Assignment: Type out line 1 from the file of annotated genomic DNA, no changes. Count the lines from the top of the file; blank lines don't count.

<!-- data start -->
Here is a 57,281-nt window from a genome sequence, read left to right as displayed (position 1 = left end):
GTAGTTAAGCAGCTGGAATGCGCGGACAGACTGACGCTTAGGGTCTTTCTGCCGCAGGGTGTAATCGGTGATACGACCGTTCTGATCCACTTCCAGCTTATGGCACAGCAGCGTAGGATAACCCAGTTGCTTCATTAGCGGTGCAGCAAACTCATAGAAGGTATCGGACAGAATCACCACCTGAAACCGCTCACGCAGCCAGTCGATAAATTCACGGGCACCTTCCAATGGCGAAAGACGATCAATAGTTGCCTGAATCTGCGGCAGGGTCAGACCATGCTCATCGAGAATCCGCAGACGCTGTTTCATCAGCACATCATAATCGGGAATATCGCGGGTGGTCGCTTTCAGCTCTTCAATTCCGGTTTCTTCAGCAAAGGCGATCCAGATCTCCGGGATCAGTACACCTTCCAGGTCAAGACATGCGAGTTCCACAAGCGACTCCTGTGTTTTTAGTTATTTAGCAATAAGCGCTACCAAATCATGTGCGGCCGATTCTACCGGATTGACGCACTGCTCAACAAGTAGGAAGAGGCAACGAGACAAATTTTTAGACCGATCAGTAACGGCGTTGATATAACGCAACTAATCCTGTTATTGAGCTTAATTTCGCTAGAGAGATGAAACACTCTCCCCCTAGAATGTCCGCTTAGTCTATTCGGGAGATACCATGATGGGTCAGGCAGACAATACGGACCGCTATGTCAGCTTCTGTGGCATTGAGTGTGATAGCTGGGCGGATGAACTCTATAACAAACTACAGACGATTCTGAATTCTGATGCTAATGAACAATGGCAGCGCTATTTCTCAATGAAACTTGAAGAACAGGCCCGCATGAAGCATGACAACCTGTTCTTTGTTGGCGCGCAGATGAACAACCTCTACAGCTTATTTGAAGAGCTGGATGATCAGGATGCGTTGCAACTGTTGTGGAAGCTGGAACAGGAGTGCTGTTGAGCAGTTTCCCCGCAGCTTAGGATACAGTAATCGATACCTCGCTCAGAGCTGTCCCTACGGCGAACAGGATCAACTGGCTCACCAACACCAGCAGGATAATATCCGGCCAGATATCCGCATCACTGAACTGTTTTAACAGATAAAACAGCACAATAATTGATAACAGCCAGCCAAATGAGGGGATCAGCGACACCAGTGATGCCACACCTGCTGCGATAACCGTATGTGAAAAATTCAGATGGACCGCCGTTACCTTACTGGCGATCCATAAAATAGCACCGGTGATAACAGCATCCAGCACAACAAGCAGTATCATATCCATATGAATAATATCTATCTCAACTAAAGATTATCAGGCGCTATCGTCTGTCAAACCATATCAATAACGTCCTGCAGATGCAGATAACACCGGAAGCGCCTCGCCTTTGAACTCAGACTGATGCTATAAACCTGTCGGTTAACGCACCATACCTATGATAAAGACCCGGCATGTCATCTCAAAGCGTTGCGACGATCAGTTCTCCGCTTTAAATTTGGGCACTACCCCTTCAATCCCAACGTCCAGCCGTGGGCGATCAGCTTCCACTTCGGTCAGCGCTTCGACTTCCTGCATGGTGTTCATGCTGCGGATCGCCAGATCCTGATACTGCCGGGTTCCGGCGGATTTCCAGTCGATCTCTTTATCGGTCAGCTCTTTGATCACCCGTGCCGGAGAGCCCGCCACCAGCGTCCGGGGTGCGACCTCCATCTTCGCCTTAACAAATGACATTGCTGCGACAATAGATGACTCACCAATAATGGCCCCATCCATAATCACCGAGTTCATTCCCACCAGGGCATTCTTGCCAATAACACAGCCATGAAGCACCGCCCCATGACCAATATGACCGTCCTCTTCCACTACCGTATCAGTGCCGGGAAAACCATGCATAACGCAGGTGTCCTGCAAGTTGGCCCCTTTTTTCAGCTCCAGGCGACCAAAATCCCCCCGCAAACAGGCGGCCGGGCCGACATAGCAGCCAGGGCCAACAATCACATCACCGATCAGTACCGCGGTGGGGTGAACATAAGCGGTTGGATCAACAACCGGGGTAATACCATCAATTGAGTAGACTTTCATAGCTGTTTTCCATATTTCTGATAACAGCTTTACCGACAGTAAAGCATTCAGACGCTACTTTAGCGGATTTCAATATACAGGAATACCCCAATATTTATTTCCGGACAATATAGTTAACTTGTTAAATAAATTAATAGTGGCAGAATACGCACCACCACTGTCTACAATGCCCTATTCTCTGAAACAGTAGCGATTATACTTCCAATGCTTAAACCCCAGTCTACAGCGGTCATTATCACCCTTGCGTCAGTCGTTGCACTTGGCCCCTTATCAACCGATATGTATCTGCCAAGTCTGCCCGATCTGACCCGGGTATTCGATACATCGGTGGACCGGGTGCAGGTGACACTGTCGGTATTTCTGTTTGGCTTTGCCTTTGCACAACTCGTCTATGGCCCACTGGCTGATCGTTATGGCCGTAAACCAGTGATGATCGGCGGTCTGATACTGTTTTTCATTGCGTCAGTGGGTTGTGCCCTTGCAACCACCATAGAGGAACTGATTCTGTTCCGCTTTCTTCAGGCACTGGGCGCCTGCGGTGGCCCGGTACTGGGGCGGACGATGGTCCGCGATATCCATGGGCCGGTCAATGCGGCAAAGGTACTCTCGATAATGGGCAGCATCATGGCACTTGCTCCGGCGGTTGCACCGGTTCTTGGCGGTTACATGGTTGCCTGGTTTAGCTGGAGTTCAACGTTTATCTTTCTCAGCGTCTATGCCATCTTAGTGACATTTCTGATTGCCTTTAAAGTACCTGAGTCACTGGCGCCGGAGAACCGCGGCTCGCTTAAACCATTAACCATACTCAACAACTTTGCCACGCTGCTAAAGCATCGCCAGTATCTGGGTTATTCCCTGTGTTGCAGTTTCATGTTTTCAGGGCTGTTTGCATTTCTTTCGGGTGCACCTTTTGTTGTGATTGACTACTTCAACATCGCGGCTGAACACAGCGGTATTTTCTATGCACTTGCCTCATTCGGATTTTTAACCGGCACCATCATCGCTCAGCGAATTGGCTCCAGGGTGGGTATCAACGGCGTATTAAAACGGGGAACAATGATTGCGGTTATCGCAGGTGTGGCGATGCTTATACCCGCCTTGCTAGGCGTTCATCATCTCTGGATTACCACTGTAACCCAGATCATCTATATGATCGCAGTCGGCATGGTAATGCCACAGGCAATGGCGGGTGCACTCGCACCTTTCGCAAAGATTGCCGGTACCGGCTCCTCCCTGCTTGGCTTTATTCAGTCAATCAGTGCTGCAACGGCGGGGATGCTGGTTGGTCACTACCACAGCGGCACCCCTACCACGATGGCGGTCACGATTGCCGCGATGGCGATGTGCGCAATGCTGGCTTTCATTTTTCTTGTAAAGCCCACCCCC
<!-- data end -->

Here is a 57,281-nt window from a genome sequence, read left to right as displayed (position 1 = left end):